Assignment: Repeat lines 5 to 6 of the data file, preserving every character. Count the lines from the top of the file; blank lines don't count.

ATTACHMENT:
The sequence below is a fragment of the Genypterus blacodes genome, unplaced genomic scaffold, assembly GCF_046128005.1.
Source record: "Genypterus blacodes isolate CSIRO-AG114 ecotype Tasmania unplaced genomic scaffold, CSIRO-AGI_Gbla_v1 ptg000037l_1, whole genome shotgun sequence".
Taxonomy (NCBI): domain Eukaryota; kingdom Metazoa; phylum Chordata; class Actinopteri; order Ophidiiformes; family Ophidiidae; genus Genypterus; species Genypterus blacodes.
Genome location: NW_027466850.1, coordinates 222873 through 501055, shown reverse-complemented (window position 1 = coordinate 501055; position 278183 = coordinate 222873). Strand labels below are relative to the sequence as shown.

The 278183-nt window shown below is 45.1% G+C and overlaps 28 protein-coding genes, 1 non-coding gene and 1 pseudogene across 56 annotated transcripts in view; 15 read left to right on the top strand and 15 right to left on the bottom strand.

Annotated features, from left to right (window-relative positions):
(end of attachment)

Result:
The 278183-nt window shown below is 45.1% G+C and overlaps 28 protein-coding genes, 1 non-coding gene and 1 pseudogene across 56 annotated transcripts in view; 15 read left to right on the top strand and 15 right to left on the bottom strand.

Annotated features, from left to right (window-relative positions):